For this celebrated spot occupied in the annals of England much the same sort of position apparently as Rotten Row occupies in the annals of contemporary fashion. It was the place where kings and ministers met casually on their way to or from London, and babbled of the weather, the price of corn, the latest hanging, the odds on the next bear-fight, the state of the unemployed, or any other kindred subject which might suggest itself to medieval brains, in an open space, where it was not too windy.


Henry the Fifth a Spoilsport?

On his return to London, “The Victor of Agincourt” was greeted here by “the mayor and five hundred citizens of London. The mayor and aldermen had prepared an elaborate reception, with wine and scarlet and gold robes and all the trappings. But Henry “nipped all the worthy mayor’s preparations in the bud,” refusing to accept the praise and thanks that should go to God.

A pious decision, but one which must have been extremely unsatisfactory to town councillors who had launched forth in the way of dress and decorations, and to the thousands of Londoners who had flocked out to Blackheath to see the show.

Henry V: not in a proper mood to be fêted

Henry V: not in a proper mood to be fêted

Henry the Eighth: A Guilty Conscience?

It was here on Blackheath that the already muchly married king publicly received his fourth wife, with all due decency and decorum, having already made up his royal mind to put her away privately. For Henry on this occasion did not play fair; and though he pretended to Anne of Cleves herself that it was at this meeting on Blackheath that he had first seen here—in saying so, he said that which was not; for he had already privately inspected her at the Crown Inn at Rochester. It was on this occasion it may be remembered that the bluff Tudor gave way to a regrettable license of speech at first sight of the goods the gods had provided for him, and said many things unfit for publication; which shocked the onlookers, and made Cromwell put his hands to his head to feel if it was still in his shoulders.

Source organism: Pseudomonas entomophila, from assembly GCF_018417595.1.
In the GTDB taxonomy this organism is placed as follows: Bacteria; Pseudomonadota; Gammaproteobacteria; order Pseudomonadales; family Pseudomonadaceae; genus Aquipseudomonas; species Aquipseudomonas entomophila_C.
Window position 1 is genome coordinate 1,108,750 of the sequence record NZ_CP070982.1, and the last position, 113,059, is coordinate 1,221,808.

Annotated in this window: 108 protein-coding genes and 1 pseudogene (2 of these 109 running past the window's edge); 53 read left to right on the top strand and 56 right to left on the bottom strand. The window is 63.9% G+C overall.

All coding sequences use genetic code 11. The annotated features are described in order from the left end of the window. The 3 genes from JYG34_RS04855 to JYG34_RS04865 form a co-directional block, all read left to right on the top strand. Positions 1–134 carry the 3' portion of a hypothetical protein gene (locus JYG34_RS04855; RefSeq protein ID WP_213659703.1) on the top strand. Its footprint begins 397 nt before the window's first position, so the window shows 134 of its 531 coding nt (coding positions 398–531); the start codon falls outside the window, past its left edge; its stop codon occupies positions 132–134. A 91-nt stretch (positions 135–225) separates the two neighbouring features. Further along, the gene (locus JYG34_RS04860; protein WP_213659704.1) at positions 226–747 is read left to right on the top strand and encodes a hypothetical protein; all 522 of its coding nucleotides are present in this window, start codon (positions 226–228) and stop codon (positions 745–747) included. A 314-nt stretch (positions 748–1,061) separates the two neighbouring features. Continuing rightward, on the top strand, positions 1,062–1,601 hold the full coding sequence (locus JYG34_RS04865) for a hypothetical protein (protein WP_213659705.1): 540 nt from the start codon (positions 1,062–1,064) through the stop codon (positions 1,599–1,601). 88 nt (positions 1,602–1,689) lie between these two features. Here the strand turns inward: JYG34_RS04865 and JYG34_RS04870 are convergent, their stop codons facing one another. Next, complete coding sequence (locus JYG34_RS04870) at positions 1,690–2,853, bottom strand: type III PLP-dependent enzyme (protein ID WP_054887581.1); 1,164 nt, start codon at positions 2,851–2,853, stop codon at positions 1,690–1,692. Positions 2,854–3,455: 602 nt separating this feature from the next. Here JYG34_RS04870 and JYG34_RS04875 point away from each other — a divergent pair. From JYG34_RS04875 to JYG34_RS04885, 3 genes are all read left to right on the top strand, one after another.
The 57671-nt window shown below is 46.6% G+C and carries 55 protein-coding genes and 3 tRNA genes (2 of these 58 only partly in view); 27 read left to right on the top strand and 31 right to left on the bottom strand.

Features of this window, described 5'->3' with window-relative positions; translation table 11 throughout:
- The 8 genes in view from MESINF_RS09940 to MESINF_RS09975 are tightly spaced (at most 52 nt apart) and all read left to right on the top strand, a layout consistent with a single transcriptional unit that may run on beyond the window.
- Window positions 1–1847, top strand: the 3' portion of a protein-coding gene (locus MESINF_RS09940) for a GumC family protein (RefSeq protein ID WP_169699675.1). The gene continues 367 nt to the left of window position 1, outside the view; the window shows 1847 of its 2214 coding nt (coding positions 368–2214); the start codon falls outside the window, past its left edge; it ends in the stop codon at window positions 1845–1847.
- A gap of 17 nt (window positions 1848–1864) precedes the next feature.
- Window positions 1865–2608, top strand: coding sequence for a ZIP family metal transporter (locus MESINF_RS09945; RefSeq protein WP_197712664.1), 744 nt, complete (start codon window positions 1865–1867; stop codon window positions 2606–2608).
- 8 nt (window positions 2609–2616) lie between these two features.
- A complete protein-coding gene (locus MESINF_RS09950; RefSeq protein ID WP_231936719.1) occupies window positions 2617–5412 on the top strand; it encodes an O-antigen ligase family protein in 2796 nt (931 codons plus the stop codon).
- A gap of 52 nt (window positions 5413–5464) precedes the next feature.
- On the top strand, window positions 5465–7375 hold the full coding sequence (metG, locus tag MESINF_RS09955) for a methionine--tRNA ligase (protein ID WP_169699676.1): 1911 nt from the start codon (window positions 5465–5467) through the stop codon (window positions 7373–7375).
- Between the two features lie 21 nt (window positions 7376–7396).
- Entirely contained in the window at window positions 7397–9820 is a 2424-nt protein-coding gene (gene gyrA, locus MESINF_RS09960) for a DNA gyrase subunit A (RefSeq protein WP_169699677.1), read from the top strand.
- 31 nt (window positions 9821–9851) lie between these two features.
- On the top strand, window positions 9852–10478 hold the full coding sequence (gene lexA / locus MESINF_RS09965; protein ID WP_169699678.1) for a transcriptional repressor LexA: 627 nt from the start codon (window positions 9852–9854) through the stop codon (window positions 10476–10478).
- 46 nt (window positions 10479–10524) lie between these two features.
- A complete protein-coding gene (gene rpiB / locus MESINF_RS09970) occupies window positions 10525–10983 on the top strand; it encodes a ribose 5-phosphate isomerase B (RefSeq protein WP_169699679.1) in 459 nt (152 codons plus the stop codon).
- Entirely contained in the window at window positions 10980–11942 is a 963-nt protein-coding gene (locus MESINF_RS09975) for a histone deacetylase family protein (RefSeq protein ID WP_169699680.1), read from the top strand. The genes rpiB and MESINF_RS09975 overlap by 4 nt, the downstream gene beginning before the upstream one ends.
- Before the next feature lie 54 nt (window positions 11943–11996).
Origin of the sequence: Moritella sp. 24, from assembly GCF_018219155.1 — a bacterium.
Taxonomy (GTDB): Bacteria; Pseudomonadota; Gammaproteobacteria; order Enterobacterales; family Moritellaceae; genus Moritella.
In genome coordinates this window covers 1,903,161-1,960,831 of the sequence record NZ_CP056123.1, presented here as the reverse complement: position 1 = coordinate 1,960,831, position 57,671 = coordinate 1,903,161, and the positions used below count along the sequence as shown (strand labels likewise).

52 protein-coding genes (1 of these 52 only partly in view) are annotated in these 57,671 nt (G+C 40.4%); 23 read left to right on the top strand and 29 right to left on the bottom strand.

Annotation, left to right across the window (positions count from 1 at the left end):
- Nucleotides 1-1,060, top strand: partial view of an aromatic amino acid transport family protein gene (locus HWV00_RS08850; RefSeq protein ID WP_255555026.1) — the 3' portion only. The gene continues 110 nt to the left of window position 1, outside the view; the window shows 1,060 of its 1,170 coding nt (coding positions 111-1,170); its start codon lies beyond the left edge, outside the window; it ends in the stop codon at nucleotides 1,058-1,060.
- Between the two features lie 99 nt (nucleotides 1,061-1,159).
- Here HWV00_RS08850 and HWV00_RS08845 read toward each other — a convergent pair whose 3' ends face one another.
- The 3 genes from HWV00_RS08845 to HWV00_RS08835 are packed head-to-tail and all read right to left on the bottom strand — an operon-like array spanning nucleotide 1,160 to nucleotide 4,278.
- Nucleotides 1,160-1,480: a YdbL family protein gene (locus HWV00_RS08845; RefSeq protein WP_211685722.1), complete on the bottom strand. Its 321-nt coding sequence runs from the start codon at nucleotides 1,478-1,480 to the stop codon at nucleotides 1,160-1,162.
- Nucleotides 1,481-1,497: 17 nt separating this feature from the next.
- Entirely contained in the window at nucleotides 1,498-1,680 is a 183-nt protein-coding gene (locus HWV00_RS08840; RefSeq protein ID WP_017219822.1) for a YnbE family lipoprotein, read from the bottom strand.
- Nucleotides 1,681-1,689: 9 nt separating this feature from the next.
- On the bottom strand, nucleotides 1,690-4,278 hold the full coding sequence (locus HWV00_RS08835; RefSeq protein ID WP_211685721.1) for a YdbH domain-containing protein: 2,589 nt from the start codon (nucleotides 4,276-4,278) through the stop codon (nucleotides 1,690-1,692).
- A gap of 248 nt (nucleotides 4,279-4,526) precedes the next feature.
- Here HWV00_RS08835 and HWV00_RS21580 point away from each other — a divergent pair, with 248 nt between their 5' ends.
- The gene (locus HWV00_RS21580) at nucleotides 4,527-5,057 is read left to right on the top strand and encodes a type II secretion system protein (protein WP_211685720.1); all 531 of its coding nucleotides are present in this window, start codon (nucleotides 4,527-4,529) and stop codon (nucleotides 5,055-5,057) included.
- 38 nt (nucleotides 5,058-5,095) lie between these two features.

Alas, Cromwell, as the advocate for this marriage, paid for his folly with his head. Anne of Cleves, however,

was content to forego the dubious joys of married life for the possession of the several manors in Kent and Sussex that her grateful late lord bestowed upon her. The number of these manors exceeds belief, and at the same time gracefully gauges Henry’s conception of the magnitude of the matrimonial peril past. Indeed, it seems to me that…whenever he had nothing villainous on hand, and was disinclined for tennis, he gave Anne of Cleves a manor or two simply to while away the time.


The Manor Gatehouse is all that is left of the manor Henry VIII presented to Anne of Cleves as “one of the first manors granted to this little-married but much-dowered lady.”

Charles II’s Triumphant Procession

…it was in 1660 no doubt that the grandest of its historical pageants was to be seen: when the long reaction against Puritanism had suddenly triumphed, and all England went mad on a May morning at the Restoration of her exiled king; when through sixty-one miles as it were of conduits running wine, triumphal arches, gabled streets hung with tapestry—through battalions of citizens in various bands, some arrayed in coats of black velvet with gold chains, some in military suits of cloth of gold or silver—Charles, who had slept at Rochester the night before, rode on to Blackheath between his brothers, the Dukes of York and Gloucester.

Charles II riding into London

Charles II riding into London

Sir Walter Scott, in his novel Woodstock (1826), paints a picture of Charles catching a glimpse of the characters of the novel in the crowd and making a point to dismount, prevent the aged Sir Henry Lee from rising, and ask for his blessing, after which, “his very faithful servant, having seen the desire of his eyes, was gathered to his fathers.”Quite a poignant scene, but could not have happened in real life since Sir Henry had passed away fifty years earlier. Don’t you just love historical fiction?